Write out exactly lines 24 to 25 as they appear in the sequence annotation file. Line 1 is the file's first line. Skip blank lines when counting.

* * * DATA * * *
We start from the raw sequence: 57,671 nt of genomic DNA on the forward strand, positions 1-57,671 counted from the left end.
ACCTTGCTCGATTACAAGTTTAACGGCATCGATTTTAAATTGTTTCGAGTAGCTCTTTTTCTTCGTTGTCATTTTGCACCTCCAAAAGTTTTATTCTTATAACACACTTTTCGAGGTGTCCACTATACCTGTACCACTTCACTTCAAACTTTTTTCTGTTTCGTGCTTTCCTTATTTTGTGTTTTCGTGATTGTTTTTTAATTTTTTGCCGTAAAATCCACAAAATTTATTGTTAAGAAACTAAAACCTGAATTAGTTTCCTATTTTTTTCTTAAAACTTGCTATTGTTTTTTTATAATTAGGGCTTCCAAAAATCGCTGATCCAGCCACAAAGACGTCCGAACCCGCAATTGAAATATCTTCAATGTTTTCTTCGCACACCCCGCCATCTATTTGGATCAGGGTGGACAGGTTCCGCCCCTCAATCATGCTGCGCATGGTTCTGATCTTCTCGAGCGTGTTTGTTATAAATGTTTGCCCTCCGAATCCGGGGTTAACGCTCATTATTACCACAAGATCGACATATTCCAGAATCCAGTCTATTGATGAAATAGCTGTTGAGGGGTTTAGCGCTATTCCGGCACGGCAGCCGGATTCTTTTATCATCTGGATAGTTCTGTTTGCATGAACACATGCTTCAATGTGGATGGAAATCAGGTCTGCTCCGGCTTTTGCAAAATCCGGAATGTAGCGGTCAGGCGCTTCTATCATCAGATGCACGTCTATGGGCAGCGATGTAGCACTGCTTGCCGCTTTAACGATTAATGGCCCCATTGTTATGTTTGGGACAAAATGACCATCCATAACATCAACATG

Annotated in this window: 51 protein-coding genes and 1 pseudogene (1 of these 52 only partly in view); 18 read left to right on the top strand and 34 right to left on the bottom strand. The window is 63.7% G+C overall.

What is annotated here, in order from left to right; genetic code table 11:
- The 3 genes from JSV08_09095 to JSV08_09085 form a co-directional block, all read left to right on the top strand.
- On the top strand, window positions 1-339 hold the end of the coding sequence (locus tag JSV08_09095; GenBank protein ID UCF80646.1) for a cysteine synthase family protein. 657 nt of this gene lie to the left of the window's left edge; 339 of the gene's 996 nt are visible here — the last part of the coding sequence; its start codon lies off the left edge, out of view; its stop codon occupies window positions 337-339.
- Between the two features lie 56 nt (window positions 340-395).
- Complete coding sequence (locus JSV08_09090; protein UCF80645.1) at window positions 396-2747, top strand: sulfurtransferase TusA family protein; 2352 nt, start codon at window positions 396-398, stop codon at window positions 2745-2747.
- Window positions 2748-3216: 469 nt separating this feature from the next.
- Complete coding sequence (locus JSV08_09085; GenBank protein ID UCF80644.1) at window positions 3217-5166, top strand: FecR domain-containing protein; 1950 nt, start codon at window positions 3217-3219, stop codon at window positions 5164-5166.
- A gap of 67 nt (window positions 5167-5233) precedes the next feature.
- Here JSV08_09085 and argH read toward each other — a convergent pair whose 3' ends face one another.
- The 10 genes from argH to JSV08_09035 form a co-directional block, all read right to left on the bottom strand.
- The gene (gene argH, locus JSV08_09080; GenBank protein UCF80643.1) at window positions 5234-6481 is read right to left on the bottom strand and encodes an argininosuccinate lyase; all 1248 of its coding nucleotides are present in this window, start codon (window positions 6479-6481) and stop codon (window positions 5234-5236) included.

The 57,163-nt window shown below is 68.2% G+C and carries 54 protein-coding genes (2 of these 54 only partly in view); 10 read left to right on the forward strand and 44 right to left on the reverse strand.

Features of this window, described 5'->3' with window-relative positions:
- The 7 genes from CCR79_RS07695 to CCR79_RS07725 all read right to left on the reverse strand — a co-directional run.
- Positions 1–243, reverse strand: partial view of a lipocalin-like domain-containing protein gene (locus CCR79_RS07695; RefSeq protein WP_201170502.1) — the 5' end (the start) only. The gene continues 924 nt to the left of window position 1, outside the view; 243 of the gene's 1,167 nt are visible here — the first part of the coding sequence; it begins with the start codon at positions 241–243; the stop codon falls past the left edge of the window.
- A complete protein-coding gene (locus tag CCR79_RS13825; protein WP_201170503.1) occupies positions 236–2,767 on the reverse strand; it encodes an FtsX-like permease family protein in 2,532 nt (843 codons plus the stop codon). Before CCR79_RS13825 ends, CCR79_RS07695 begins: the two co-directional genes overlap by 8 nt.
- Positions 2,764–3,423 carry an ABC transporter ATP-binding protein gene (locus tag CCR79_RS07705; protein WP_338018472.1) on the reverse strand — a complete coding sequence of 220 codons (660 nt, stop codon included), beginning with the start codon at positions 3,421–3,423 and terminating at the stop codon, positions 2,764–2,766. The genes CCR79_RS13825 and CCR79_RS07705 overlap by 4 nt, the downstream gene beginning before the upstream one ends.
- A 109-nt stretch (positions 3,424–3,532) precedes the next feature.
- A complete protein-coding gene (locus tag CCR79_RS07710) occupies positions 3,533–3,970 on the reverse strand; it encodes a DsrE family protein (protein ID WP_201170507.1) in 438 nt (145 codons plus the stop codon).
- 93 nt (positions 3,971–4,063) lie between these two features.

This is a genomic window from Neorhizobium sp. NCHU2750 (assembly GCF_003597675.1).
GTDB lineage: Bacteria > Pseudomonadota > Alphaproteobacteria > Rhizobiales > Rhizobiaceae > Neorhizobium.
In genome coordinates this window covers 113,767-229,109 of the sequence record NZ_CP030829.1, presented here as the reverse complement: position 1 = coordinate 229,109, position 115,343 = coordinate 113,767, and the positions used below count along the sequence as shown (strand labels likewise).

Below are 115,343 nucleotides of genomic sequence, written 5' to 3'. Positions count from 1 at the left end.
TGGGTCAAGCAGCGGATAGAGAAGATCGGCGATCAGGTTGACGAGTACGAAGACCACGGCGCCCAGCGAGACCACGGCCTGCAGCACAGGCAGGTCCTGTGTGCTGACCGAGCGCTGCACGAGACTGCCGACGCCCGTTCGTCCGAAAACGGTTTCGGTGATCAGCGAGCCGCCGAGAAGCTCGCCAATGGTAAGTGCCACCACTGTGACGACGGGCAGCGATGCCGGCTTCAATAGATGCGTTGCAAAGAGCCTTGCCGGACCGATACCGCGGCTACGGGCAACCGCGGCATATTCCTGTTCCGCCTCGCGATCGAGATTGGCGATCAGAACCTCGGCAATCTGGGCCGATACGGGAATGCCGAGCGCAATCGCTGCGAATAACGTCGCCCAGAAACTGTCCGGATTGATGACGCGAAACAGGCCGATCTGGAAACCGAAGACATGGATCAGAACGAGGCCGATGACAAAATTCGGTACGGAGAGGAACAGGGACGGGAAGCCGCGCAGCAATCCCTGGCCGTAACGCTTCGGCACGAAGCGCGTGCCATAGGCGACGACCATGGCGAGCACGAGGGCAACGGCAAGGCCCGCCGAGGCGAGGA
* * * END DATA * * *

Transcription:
This is a genomic window from Neorhizobium sp. NCHU2750 (assembly GCF_003597675.1).
GTDB lineage: Bacteria > Pseudomonadota > Alphaproteobacteria > Rhizobiales > Rhizobiaceae > Neorhizobium.